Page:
Several financial resolutions to consider in 2014
About 45 percent of Americans usually make New Year’s resolutions, according to a survey from the University of Scranton. But the same survey shows that only 8 percent of us actually keep our resolutions.
Perhaps this low success rate isn’t such a tragedy when our resolutions involve issues like losing a little weight or learning a foreign language. But when we make financial resolutions — resolutions that, if achieved, could significantly help us in our pursuit of our important long-term goals — it’s clearly worthwhile to make every effort to follow through.
So, what sorts of financial resolutions might one consider? Here are a few possibilities:
• Boost contributions to retirement plans. Each year, try to put in a little more to an IRA and 401(k) or other employer-sponsored retirement plans. These tax-advantaged accounts are good options for a retirement savings strategy.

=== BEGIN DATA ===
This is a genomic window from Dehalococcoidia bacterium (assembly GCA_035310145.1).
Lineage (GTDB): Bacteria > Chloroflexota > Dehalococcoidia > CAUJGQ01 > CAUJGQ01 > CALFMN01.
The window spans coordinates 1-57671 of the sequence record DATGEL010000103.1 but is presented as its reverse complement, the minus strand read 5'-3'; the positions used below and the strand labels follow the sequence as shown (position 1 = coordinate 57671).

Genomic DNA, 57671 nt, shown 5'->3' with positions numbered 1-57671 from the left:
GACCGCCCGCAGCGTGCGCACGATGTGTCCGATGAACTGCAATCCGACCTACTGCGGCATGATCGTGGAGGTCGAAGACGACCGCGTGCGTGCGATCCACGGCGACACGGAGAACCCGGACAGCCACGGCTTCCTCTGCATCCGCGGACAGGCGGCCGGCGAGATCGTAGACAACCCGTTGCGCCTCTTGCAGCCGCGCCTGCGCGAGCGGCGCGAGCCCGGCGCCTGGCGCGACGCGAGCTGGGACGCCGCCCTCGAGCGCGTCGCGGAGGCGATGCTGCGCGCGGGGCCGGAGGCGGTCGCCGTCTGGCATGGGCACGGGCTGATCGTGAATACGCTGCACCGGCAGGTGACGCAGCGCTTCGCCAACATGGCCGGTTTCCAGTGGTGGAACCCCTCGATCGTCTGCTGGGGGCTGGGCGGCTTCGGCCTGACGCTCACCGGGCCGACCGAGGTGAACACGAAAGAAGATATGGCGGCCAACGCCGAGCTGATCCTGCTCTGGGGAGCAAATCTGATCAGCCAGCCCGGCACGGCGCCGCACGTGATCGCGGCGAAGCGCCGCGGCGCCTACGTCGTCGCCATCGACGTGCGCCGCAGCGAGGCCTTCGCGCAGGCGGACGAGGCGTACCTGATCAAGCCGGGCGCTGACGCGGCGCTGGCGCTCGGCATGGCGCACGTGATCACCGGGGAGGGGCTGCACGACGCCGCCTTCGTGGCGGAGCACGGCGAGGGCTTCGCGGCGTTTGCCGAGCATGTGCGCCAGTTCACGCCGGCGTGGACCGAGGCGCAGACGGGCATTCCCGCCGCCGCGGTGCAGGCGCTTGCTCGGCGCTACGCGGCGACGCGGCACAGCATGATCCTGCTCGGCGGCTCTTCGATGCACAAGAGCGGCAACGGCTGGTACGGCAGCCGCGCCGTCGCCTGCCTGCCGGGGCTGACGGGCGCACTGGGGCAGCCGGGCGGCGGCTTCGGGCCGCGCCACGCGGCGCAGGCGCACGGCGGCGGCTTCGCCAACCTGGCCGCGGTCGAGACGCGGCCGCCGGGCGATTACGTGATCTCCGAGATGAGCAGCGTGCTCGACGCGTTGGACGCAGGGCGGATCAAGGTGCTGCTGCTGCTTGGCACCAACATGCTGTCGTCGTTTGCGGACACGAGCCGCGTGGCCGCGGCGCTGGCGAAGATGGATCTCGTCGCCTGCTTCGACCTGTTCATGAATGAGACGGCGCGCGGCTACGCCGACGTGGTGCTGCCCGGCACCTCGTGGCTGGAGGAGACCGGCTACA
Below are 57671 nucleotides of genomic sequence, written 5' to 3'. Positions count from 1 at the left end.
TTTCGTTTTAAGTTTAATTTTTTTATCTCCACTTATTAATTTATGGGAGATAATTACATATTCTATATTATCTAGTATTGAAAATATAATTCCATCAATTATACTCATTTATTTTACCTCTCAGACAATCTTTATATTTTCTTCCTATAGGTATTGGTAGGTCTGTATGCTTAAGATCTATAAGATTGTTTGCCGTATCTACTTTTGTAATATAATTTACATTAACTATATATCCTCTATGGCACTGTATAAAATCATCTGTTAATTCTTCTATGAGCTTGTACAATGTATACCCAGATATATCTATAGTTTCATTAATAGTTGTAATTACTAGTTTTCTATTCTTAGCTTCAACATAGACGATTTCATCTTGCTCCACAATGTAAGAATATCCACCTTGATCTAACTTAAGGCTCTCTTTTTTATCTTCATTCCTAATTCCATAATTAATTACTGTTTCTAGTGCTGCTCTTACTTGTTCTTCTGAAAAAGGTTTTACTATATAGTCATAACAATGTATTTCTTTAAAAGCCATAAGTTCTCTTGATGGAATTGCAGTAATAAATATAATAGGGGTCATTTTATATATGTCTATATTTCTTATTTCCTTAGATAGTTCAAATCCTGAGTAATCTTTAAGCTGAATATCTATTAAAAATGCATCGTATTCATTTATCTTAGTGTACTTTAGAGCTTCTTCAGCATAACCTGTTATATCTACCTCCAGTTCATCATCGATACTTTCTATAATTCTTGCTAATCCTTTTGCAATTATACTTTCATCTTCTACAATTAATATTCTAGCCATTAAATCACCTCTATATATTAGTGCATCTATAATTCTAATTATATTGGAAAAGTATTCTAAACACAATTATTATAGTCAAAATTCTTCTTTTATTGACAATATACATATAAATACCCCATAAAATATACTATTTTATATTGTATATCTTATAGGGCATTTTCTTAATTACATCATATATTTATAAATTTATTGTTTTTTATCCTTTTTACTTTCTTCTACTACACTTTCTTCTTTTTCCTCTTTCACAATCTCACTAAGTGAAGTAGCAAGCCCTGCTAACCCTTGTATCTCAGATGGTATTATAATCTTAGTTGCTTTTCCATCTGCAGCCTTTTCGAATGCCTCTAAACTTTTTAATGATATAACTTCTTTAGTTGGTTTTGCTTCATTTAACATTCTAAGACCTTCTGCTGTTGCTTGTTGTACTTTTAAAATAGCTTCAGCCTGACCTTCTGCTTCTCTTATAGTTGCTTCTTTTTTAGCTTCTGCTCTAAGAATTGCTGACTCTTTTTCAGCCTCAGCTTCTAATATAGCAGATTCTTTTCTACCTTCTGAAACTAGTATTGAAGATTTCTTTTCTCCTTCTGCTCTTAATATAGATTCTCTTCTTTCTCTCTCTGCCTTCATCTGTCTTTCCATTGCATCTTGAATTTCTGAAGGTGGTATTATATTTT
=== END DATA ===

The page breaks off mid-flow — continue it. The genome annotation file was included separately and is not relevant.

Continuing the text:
• Reduce debts. It’s not always easy to reduce debts, but make it a goal to finish 2014 with a smaller debt load than when entering the New Year. The lower the monthly debt payments, the more money available for college savings and retirement planning.
• Work on building an “emergency fund” containing six to 12 months’ worth of living expenses, with the money held in a liquid account that offers a high degree of preservation of principal.
• Plan for protection needs. Don’t already have the proper amounts of life and disability insurance in place? Put this on the “To Do” list for 2014. Also, steps should be taken to protect one’s self from the considerable costs of long-term care, such as an extended nursing home stay.
• Don’t overreact to market volatility. Too many people head to the investment “sidelines” during market downturns. Rally. Those who are not invested will miss potential market gains.
Edward Jones financial planners provided this article.